unity demands understanding

Six thousand and eight hundred is the frequently cited number of languages existing in our world today.

Six thousand and eight hundred is the frequently cited number of languages existing in our world today. These different tongues reflect the ‘babel’ that emerged over the last 125,000 years or so since we Homo sapiens spread out all across Africa then burst from our common ancestral homeland to fill almost all possible environmental niches across this planet.

Ninety four per cent of humanity speaks 215 or so of these languages. Half of all of us, though, have one of just 11 world languages as our mother tongue. This leaves, according to UNESCO, the vast remainder spoken by less than six per cent of the world’s people.

The dynamic nature of language accelerated by our electronically wired and social media connected world will likely continue to show us the influence of other cultures on our own way of speaking and by logical extension, perceiving the world. From “Gangnam style” to kimchi, the music and tastes of South Korea’s 50 million inhabitants can be cited as just one of many recent examples of the globalization of language and culture. How are other cultures influencing us?

By listening closely even on the streets of Whitehorse you can probably hear three or four different languages being spoken over the course of an average day. With Filipino Canadians regularly serving me at businesses I patronize, I have taken to saying “salamat” instead of thank you both as a normal courtesy for their attention to my needs but also as a way of welcoming them and the culture they bring, which is already enriching the Yukon.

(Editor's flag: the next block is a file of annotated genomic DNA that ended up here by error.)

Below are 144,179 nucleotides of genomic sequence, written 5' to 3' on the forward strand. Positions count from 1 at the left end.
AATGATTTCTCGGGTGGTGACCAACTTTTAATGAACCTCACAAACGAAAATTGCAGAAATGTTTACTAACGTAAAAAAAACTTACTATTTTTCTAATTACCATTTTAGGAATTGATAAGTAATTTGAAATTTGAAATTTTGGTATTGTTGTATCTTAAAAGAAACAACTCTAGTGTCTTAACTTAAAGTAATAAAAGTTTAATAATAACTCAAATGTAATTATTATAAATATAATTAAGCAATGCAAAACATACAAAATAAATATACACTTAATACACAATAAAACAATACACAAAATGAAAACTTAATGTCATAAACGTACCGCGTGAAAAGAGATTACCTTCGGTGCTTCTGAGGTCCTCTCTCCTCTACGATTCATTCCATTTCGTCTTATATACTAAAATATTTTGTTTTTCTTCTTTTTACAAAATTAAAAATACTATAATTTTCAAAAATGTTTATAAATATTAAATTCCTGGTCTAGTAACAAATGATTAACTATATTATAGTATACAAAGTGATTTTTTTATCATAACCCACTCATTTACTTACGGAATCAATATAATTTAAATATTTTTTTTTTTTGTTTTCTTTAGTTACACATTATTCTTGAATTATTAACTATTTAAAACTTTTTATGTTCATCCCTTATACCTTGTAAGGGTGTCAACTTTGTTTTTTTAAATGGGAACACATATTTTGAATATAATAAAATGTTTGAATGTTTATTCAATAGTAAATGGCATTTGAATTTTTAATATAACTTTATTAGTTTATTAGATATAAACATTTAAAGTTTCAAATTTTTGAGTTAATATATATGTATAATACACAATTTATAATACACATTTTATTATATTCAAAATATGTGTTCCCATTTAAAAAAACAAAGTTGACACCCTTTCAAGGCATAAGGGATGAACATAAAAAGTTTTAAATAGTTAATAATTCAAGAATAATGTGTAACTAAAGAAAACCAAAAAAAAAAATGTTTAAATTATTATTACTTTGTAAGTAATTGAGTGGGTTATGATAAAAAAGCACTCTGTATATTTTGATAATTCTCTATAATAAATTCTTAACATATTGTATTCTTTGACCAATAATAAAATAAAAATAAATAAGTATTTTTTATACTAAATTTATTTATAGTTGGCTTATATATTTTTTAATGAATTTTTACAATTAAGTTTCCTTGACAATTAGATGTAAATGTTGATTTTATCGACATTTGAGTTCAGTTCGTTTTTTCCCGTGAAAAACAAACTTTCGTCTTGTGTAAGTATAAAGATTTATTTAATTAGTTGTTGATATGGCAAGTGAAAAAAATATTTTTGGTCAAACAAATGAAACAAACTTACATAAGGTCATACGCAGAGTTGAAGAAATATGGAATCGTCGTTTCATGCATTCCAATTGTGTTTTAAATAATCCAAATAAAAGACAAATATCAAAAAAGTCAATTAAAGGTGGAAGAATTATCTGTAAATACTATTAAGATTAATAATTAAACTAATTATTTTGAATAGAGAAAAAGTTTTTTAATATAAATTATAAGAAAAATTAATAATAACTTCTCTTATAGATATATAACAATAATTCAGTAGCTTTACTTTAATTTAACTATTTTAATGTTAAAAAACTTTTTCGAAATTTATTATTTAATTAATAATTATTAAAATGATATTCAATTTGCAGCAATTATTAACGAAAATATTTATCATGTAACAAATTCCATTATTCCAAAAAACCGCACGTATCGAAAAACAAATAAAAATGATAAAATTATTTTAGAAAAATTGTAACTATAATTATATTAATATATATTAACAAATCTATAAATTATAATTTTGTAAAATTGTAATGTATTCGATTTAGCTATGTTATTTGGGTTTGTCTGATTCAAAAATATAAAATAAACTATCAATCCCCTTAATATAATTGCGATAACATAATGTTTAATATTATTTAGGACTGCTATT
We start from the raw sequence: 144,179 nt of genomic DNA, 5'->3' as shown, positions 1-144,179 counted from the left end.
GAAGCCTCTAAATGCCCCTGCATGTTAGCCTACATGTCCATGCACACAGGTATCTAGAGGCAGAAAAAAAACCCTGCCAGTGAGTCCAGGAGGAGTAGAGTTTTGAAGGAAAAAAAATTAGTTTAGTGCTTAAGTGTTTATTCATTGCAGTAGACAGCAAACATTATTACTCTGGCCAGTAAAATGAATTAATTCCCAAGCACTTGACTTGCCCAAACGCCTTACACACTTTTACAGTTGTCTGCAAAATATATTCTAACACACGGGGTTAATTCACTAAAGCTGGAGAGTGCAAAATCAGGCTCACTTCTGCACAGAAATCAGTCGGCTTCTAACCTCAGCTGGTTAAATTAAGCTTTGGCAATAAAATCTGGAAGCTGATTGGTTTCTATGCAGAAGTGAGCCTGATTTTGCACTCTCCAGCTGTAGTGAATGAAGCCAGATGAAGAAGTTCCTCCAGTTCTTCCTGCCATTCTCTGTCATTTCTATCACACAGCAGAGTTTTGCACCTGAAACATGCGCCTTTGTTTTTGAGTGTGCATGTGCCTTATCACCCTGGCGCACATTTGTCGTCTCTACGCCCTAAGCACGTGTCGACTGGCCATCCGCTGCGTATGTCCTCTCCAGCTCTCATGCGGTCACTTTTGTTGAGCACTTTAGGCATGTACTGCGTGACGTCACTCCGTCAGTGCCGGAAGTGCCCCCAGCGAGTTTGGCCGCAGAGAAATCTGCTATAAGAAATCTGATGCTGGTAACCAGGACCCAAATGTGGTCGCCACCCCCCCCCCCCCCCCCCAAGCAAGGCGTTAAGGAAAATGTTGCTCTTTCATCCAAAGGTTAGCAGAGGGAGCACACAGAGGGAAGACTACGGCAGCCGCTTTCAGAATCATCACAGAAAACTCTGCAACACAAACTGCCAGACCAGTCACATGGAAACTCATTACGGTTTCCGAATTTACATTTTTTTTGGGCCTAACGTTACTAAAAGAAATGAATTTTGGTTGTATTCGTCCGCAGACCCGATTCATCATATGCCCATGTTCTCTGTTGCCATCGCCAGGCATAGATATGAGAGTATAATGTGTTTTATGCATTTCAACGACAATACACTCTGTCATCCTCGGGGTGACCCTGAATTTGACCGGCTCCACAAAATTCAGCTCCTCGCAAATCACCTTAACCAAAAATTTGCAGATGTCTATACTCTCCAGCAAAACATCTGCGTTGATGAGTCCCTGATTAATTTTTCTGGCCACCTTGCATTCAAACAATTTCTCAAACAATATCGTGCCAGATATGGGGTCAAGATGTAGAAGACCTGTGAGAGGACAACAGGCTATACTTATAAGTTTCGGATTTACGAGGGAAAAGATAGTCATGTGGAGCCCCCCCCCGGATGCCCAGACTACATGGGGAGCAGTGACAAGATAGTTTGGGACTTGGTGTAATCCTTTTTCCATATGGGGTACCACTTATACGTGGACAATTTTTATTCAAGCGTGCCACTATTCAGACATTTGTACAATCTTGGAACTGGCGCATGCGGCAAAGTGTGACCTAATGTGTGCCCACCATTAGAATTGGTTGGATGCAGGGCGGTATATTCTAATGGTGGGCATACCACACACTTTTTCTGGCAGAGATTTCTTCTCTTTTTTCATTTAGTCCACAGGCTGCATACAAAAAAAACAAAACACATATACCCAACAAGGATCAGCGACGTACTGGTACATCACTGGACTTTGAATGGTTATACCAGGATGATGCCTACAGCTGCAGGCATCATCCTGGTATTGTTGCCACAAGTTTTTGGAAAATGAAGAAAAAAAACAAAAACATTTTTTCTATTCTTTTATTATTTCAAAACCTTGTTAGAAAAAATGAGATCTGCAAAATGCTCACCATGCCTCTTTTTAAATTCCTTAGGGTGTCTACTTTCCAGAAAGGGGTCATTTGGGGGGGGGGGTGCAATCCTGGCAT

The word salamat is used as “thank you” in a number of Filipino languages such as Cebuano and Tagalog. Its origins can be traced to a Semitic root word likely spread by far-ranging Arab traders centuries ago. We touch and are touched by many other cultures, whether we consciously recognize it or not.

A rising percentage of our fellow citizens speak more than one language. Polling data over the years has shown that this multiculturalism indeed is one of the factors that make us Canadians proud of our homeland. The sad realities of the mistreatment and abuse suffered at residential schools and its subsequent generational impact, which Yukoners shared with the Truth and Reconciliation Commission earlier this week, and the steady decline of Yukon First Nation languages, however, remind us of multicultural challenges we must face. How can we show our support for Yukon First Nation cultures and languages?

The Week of Prayer for Christian Unity begins tonight and runs through Friday, Jan. 25. This year the Student Christian Movement of India chose the theme “What does God require of us? Their reflection, drawing on the biblical passage Micah 6:6-8, sees the search for a visible church unity as being linked to the dismantling of the caste system in India, which condemns the Dalits or ‘untouchables’ to the lowest rungs of society.

Dalits make up 80 per cent of Indian Christians. For them, “the lifting up of the contributions to unity by the poorest of the poor” is essential. Our unity, here as well, should see and understand the critical importance to us of those who have been marginalized and oppressed among us.

Michael Dougherty is co-chair of the social justice committee of Sacred Heart Cathedral of Whitehorse. Contact pazypan@yukon.net.